Culturally Competent Family Therapy: A General Model

By Shlomo Ariel | Go to book overview

1
The Necessity to Incorporate Culture into the Theory and Practice of Family Therapy

CULTURE-BLIND FAMILY THERAPY: WHY?

Until the early eighties, theory and methodology in the field of family therapy had been cultivated in a test tube, as if families lived in a sociocultural vacuum. In the major schools of family therapy, difficulties presented by individuals had been explained as manifestations of certain dysfunctional constellations characterizing their families. Cultural relatively had been consistently ignored in this explanatory format. In each of the family therapy schools, methods of intervention have been directly or indirectly derived from this form of explanation. Again, none of these methods had been differentiated with respect to sociocultural diversity.

This theoretical and methodological lacuna stands in striking contrast to reality in the field. Most countries in which family therapy has been actually practiced are ethnically and culturally heterogeneous. In immigration countries such as the United States and Israel the whole of society consists of numerous ethnocultural communities in various stages of acculturation and mutual assimilation. Most family therapists in private practice, and even more so in public practice, regularly see families of varied homogeneous or mixed cultural backgrounds, which are often different from the therapist's. Furthermore, supervisors, other staff members and the therapist frequently all come from different ethnocultural communities.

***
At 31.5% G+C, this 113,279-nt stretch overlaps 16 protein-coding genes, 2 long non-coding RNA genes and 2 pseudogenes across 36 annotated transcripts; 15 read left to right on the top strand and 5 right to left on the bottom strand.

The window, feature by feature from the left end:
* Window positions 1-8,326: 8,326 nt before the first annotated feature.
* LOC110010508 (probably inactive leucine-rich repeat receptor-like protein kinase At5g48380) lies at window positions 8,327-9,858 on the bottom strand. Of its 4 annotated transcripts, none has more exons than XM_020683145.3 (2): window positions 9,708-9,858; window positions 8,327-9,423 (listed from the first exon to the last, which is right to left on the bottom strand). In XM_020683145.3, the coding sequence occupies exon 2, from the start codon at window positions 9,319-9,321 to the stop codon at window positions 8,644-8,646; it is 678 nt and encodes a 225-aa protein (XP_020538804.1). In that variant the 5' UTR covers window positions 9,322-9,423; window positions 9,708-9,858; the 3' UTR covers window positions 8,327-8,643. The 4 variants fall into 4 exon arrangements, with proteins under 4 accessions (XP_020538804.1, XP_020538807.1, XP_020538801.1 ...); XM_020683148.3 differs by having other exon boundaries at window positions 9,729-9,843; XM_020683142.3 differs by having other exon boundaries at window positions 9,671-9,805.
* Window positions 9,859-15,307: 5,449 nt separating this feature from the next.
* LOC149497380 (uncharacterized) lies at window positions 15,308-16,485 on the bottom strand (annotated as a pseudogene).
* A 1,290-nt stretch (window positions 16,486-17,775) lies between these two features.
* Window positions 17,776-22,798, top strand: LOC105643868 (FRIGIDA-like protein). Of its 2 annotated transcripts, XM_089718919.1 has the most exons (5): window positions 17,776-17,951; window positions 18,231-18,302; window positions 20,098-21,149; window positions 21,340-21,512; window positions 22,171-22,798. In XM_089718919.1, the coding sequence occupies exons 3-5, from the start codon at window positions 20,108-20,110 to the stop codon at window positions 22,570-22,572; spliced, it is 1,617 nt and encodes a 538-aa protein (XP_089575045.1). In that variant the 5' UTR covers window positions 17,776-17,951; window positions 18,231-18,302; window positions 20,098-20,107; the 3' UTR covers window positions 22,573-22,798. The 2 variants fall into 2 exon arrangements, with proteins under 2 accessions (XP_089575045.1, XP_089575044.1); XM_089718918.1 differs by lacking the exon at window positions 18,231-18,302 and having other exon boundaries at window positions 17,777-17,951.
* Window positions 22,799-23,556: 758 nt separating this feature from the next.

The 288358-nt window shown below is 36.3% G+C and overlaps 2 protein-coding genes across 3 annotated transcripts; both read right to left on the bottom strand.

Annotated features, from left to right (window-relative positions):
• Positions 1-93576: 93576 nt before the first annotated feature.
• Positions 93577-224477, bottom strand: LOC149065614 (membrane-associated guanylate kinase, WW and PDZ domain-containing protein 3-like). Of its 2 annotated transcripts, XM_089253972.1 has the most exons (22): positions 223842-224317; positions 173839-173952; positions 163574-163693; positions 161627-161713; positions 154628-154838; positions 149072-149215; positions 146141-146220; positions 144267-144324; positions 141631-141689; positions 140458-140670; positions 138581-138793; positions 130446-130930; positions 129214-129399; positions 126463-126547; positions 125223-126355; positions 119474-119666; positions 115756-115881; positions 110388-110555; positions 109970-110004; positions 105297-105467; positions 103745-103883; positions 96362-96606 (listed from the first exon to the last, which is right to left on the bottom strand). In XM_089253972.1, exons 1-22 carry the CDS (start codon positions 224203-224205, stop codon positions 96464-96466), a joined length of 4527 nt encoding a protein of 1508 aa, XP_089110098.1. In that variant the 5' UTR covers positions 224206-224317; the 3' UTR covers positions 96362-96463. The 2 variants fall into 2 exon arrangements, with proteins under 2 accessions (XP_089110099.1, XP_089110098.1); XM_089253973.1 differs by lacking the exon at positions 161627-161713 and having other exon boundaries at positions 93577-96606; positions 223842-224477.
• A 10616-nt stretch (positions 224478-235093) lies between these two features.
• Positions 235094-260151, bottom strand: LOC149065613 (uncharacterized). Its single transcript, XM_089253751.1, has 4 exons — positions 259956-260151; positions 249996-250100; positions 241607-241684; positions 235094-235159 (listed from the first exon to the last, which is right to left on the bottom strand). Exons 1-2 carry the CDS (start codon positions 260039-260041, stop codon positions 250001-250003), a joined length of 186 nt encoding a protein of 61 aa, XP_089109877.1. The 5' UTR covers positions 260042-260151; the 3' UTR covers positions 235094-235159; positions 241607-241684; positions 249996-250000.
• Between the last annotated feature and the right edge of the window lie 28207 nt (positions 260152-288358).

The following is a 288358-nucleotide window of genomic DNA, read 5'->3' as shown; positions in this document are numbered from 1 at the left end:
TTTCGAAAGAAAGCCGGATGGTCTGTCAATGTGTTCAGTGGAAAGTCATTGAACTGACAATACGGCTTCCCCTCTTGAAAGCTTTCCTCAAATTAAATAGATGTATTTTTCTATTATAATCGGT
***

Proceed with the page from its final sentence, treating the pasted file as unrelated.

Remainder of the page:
Many family therapists have realized that this cultural diversity offers challenges that have not yet been fully met by current theories and methods. They have apprehended that it is impossible to understand fully the family and its problems, communicate with it meaningfully, secure its cooperation and really help it unless one possesses intimate knowledge of the culturally

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Culturally Competent Family Therapy: A General Model
Table of contents

Table of contents

  • Title Page iii
  • Contents v
  • Foreword vii
  • Acknowledgments ix
  • Introduction xi
  • Part I - Culture and Family Therapy: an Overview 1
  • 1 - The Necessity to Incorporate Culture into the Theory and Practice of Family Therapy 3
  • Summary 17
  • 2 - The General Model of Culturally Competent Family Therapy: a Brief Outline 19
  • Summary 30
  • Part II - Family-Cultural Concepts Relevant to Diagnosis and Treatment 33
  • 3 - The Family's Conceptualization of Its Environment 35
  • Summary 43
  • 4 - The Family's Cultural Identity 45
  • Summary 65
  • 5 - The Family's Functioning and Lifestyle 67
  • Summary 74
  • 6 - The Family's Coping with Problems and Difficulties 77
  • Summary 82
  • Part III - The Information-Processing Framework 83
  • 7 - The Family as an Information-Processing System 85
  • Summary 100
  • 8 - Culturally Determined Family Dysfunction 103
  • Summary 116
  • Part IV - Culturally Competent Family Diagnosis 119
  • 9 - Data-Collection Instruments and Procedures 121
  • Summary 130
  • 10 - Analysis of Diagnostic Data 131
  • Summary 150
  • Part V - Therapy 153
  • 11 - The Therapeutic Alliance in Culturally Competent Family Therapy 155
  • Summary 163
  • 12 - Planning the Therapy: Strategies, Tactics and Techniques 165
  • Summary 193
  • 13 - The Therapeutic Process 195
  • Summary 212
  • Epilogue 213
  • Appendix - A Classified List of References 215
  • References 229
  • Index 249
  • About the Author 255
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